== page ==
The Finch Formerly Known As Gold

2 March 2007

Get to the point

It was Billy Joel, I think, who addressed the issue most directly:

It was a beautiful song but it ran too long
If you're gonna have a hit, you gotta make it fit
So they cut it down to 3:05.

But that was 1974; in this era of InstaEverything, even 3:05 is an eternity. I once put together a compilation CD with no songs over two minutes, which if nothing else makes for rather more variety: 42 tracks in just under 80 minutes. Radio wouldn't dare do this.

Well, actually, they would. Enter Radio SASS (Short Attention Span System), which unapologetically edits your standard classic-rock tracks down to the essential stuff. Purists, of course, will be horrified. Stations, they say, should be delighted:

Records that were 2:00 — 3:00 minutes long have been replaced by repetitive epics. It's not unusual for today's recordings to regularly cross the four or five minute mark. The immediacy of radio has ground to a musical dawdle. While TV, newspapers, movies and other media have sped up, radio has fallen out of pace with today's rapid lifestyle. Button pushing listeners and competition from new media is fierce. TSL is down.

A return to shorter songs is essential. Will listeners object? The answer is no. Several focus groups conducted by Harker Research show that most people don't even notice. When a song begins, the average radio listeners pays attention to the beginning then makes a snap judgment. Do I know this? Do I like it? Then it's punch or play. They seldom reflect on the song as it ends. Most people use radio as wallpaper, a background to their daily activity.

I sampled some SASS, and I think I'd notice that they'd boiled down Manfred Mann's take on Springsteen's "Blinded by the Light," which runs around 7:05 in its LP incarnation and 3:48 as a single, to a startling 1:45 — but it would take probably half a minute for it to sink in, and by then they're a third of the way through the next song.

So I'm inclined to think this would work better than you'd think. Try to imagine Iron Butterfly's infamous psychotrope "In-a-Gadda-da-Vida" in two minutes flat. I did.

Posted at 7:06 AM to Overmodulation , Tongue and Groove

TrackBack: 11:14 AM, 2 March 2007
» Short Attention Span Theatre from Silflay Hraka
Presenting the 1:45 version of In-A-Gadda-Da-Vida. I feel somewhat unfulfilled. But I also want to hear a 2:10 version of Alice's Restaurant, now. ...[read more]

OMG. A travesty I tell you! And yet just as it says chances are very likely that most people won't even notice. After all it did cram the most sanguine parts in. Only =one= verse though! Wow.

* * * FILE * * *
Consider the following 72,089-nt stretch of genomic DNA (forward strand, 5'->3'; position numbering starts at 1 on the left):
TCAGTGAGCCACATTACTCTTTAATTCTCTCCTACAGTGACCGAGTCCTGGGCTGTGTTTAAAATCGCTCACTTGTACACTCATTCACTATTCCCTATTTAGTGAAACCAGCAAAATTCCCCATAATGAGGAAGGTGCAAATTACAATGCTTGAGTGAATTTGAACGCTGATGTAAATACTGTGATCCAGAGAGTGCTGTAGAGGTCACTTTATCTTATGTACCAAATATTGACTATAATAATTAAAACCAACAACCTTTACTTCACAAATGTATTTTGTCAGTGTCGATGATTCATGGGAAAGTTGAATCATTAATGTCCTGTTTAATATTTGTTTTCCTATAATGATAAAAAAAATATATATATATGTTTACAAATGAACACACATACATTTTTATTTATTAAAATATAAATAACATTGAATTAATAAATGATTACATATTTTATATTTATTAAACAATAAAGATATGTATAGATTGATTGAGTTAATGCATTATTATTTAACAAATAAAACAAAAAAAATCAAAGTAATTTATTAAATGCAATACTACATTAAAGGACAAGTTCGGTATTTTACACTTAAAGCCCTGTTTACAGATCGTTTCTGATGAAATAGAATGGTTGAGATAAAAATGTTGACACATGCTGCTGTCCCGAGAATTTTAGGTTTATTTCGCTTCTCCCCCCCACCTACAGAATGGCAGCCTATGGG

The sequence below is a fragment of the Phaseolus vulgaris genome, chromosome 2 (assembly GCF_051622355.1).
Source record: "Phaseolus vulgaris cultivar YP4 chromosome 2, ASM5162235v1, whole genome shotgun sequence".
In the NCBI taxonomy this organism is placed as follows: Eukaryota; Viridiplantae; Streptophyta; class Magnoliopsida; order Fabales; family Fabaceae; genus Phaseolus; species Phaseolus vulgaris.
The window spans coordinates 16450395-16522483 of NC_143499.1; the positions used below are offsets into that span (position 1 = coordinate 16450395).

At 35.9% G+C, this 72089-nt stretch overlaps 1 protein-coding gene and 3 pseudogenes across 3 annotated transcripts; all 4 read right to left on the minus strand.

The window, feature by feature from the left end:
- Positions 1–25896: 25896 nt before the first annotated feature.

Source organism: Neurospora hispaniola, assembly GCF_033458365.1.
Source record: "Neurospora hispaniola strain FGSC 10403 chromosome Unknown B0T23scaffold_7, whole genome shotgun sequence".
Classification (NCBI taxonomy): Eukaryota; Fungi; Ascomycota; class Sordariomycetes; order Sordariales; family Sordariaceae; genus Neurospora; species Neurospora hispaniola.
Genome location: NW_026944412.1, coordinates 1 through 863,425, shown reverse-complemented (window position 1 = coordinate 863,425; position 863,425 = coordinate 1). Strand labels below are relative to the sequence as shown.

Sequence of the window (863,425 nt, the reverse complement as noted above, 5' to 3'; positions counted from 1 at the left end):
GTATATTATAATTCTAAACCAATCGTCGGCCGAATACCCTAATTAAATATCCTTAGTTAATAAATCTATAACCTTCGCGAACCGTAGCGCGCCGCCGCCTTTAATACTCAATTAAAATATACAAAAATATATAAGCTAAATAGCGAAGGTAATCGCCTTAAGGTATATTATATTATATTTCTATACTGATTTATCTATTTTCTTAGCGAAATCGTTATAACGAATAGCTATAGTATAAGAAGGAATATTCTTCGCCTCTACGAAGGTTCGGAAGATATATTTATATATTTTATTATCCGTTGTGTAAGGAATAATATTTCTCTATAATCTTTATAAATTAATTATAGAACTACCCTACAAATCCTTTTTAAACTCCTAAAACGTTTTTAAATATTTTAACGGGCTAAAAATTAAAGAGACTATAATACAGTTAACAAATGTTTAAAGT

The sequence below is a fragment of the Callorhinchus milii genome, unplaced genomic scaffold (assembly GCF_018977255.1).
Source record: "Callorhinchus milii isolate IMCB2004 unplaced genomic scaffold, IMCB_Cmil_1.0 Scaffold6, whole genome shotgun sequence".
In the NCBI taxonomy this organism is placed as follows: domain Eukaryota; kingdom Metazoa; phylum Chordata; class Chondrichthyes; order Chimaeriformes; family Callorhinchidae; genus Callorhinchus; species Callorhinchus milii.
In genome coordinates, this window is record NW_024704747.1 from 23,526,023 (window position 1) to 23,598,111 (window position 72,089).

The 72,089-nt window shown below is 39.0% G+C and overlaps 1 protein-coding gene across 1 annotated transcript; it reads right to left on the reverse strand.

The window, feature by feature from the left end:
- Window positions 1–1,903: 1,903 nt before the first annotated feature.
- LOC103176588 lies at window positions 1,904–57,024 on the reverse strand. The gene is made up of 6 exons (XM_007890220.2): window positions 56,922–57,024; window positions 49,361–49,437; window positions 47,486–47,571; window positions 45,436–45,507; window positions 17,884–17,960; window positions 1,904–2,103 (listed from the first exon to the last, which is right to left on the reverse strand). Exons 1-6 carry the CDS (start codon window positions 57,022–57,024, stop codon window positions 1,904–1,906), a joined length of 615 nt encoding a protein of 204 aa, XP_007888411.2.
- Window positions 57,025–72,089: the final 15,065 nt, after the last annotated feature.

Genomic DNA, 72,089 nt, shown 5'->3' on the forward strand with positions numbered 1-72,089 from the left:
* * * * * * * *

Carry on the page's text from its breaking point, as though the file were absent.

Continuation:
Posted by: ms7168 at 9:58 AM on 2 March 2007

The guy who's running that operation is George Gimarc, and he's kind of a Dallas radio legend. My wife did an interview with him not long ago, too.

He's a pretty sharp cookie, and you might be interested in hearing about the olde days of Dallas radio, Charles.

Posted by: Scott Chaffin at 10:53 AM on 2 March 2007

Gimarc was the guy behind the Edge, right? I have no doubt he has lots of stories to tell.

Posted by: CGHill at 11:09 AM on 2 March 2007

The only long version of In-A-Gadda-Da-Vida I've found that approaches the whole-side-of-the-LP track I remember my brother having, was a live version that actually moved faster in the excerpt I listened to than the recorded single-size version I ultimately downloaded.

And the version I downloaded just doesn't sound like the LP version either. The keyboard hook is too clean, for one thing.

Charles, I'm guessing you transferred the song from the LP onto digital, am I right? Otherwise, where did you find the original-sounding version you worked with?

Posted by: McGehee at 2:18 PM on 2 March 2007

Actually, this started out as a CD rip of the 45 version of the song, which ran 2:52. I loaded it into Audacity and threw away the middle.

I have an LP dub, but I figured it was easier to start on a smaller file. The seventeen-minute version is also on the Atlantic Rock & Roll box set, although the opening organ riff is clipped slightly.

Posted by: CGHill at 2:48 PM on 2 March 2007

That's a station (and format) I'll avoid like the plague.

Posted by: unimpressed at 4:13 PM on 2 March 2007

I may actually have my brother's LP. If I do, that means I have the right to possess the 17-minute version! Which should mean that you should be able to make a copy of your dub for me and it should be legal.

But that would be too sensible. Alternatively (assuming I'm remembering right), how much is involved in being able to make a digital copy from an LP?

Posted by: McGehee at 5:34 PM on 2 March 2007

Not so much, really. Assuming you have some sort of recording software — most sound cards come with it, though integrated audio usually doesn't, and check your CD/DVD-burning software while you're at it — you need to connect the turntable (with preamplifier, if you have a magnetic cartridge, as most decent ones do) to the Line In connection on your sound card (a sorta-cheap adapter will likely be required). If you don't have a separate preamp, the tape-output jacks of your amplifier or receiver will work just fine.

Audacity, which is my default sound editor, is a freebie from the open-source realm. It's clunky but effective, and saves to its own format or exports to WAV, MP3 or Ogg Vorbis.

Posted by: CGHill at 5:51 PM on 2 March 2007

This is no doubt a side effect of the ipod generation stuck in life's shuffle mode.Few people sit and listen to an album start to finnish anymore because most digital formats just allow you to skip to the songs you like best. I suppose this move is innevitable and geared to keeping as many listeners as pos from skipping the station.Combine this with the jack radio format and it's going to sound like someone quickly sampling their music collection.

Posted by: Emalyse at 1:44 AM on 5 March 2007